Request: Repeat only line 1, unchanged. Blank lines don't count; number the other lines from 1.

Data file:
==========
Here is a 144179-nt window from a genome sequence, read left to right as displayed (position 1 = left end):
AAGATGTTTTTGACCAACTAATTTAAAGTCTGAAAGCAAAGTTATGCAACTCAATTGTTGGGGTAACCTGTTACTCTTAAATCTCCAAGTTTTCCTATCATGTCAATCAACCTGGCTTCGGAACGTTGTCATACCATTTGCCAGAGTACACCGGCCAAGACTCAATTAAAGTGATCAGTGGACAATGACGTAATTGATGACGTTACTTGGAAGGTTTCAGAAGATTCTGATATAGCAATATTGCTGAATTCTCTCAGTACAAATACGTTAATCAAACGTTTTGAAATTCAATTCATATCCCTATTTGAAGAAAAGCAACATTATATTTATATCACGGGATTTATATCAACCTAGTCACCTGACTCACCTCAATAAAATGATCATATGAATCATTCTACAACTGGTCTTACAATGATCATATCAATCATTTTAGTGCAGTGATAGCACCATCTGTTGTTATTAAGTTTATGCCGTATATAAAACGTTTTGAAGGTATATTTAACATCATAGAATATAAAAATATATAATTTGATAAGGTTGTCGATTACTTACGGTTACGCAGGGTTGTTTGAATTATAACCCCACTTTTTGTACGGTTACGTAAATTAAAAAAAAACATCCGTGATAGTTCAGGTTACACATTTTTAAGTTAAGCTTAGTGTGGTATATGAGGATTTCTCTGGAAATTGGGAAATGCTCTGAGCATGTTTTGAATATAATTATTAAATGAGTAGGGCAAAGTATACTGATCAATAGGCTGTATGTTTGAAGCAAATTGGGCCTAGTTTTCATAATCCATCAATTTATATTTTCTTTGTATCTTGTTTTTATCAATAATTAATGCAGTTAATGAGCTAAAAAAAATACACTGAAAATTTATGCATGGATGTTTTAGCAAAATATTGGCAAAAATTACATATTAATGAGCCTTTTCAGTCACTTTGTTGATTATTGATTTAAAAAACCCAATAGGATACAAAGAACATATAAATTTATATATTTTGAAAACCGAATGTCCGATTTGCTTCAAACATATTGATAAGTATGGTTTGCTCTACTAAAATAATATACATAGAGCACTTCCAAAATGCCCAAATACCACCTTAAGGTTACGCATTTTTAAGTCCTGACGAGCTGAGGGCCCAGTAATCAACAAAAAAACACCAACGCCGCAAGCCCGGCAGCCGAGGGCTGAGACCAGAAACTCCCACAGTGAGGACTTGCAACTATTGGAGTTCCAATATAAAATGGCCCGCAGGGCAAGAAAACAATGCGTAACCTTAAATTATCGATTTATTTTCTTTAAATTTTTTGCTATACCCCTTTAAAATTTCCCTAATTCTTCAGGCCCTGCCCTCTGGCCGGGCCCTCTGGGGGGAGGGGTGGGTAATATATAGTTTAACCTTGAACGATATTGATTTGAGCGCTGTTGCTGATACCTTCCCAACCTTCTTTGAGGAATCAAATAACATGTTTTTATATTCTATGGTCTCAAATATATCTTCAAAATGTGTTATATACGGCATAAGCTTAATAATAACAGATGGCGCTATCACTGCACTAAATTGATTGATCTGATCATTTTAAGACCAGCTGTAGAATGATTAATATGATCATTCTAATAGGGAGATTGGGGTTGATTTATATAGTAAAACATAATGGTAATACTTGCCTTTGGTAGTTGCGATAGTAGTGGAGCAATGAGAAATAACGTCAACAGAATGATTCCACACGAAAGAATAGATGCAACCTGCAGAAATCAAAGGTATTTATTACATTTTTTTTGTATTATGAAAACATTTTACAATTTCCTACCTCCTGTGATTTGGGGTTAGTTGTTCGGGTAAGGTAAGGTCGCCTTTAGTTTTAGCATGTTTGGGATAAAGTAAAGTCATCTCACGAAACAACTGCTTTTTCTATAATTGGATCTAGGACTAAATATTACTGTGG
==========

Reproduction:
Here is a 144179-nt window from a genome sequence, read left to right as displayed (position 1 = left end):